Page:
The method 200 includes an act of receiving a results request at an allocated resource (act 213). Act 213 can include receiving a results request at a blade. For example, for example, blade 121 can receive results request 166.

The method 200 includes an act of identifying results corresponding to the network diagnostic function (act 214). Act 214 can include a blade identifying results corresponding to the network diagnostic function. For example, blade 121 can identify results corresponding to the 2.5 GB/s Fiber Channel jammer implemented at test ports 136 and 137. Since programmable logic module 127 can implement network diagnostic functions at test ports 133 and/or 134, it may be that blade 121 is collecting results for more that one network diagnostic function. However, blade 121 can return appropriate results that correspond to a results request.

Control module 122 can coordinate the collection of results for different network diagnostic functions such that appropriate results are identified in response to a received results request. For example, control module 122 can identify that results 113 corresponds to the 2.5 GB/s Fiber Channel jammer implemented at test ports 136 and 137. Identifying collected results can include identifying one or more objects that contain logs and/or statistics generated by the 2.5 GB/s Fiber Channel jammer. When collected results are stored at a mass storage device, control module 122 can identify the external storage device and potentially return information for accessing the external storage device to a monitoring computer system.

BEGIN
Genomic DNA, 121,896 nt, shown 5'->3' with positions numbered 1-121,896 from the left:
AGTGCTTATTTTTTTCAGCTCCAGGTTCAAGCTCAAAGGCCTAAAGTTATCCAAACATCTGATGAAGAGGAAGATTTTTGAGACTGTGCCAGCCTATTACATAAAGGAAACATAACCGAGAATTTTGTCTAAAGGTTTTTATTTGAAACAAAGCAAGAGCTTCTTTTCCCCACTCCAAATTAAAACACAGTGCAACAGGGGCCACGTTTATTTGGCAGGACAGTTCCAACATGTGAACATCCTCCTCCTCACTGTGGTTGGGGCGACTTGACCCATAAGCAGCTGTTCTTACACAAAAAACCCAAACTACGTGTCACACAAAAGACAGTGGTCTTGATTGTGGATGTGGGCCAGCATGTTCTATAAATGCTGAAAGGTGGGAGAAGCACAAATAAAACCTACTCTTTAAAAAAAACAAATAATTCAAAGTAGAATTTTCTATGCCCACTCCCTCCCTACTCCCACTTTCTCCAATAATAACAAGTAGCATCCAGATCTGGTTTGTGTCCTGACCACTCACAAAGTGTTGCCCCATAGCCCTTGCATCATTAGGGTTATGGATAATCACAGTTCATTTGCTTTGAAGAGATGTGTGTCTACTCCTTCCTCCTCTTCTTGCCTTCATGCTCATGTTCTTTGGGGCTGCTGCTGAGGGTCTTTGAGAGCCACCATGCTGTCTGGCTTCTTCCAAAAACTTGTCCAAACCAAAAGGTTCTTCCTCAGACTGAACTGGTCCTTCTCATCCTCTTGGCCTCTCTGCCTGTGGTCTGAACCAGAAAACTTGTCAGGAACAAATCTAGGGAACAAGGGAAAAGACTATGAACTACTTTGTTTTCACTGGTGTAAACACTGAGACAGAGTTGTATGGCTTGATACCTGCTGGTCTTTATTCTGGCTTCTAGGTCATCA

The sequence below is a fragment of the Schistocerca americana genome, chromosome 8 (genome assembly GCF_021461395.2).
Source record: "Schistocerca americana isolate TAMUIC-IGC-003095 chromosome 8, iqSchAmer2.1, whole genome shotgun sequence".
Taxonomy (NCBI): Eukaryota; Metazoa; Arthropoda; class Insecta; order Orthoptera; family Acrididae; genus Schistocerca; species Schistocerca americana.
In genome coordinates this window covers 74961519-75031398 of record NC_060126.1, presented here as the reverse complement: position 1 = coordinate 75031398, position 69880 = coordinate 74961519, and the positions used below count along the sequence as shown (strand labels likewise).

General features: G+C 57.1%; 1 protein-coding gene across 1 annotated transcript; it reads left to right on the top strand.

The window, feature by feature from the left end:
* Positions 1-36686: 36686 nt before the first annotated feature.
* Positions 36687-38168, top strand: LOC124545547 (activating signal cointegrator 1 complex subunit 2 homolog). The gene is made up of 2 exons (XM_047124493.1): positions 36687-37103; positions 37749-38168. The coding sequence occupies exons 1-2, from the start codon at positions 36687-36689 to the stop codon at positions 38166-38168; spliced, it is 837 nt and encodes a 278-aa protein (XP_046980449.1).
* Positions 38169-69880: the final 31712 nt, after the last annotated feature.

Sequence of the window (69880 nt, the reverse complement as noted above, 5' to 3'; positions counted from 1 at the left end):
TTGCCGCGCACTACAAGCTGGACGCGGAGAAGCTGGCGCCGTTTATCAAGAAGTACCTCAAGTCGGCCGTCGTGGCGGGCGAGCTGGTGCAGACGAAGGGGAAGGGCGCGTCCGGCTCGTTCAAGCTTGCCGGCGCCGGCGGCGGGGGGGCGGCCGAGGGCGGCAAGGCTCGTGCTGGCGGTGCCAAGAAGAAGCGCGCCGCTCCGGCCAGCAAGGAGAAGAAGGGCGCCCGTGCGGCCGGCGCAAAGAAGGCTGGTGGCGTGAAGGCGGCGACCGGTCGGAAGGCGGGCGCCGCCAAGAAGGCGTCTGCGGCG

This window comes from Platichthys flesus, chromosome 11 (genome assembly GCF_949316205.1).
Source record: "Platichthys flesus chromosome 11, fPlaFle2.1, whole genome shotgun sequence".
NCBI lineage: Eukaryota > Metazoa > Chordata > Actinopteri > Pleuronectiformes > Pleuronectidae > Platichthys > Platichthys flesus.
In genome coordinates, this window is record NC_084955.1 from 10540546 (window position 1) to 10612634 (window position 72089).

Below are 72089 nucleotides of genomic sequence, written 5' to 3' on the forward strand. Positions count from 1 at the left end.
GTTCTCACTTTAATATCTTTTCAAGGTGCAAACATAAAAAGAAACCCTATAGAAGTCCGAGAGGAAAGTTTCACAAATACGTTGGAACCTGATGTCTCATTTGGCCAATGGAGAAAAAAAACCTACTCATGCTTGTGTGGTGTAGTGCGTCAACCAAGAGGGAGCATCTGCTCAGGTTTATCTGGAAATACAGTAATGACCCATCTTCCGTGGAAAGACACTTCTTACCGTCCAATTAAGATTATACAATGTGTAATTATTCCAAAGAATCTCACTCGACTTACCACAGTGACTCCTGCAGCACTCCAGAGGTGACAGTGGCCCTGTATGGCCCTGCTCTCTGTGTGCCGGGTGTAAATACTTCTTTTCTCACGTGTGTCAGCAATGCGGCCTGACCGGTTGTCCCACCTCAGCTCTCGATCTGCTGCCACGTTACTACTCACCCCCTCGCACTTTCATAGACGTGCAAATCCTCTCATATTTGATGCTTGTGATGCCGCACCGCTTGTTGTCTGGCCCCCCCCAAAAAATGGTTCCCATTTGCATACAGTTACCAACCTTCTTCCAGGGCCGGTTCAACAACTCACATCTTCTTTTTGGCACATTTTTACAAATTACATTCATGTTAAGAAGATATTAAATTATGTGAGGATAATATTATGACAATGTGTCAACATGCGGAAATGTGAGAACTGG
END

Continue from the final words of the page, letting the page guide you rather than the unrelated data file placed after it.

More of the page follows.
The method 200 includes an act of returning identified results (act 215). Act 215 can include a blade returning identified results to a monitoring computer system. For example, blade 121 can return results 167 to computer system 106. Results 167 can include one or more objects from results 113. In some embodiments, results 167 are serialized before being returned to computer system 106. Accordingly, results 167 can be returned to computer system 106 as a single transaction, instead of a plurality of smaller transactions.

The method 200 includes an act of receive results directly from an allocated resource (act 205). Act 205 can include a monitoring computer system receiving results directly from a blade. For example, computer system 106 can received results 167 directly from blade 111. In some embodiments, computer system 106 deserializes results 167.

The method 200 includes an act of presenting received results at a user-interface (act 206). Act 206 can include a monitoring computer system presenting received results at a user-interface. For example, computer system 106 can present results 167 at user-interface 107.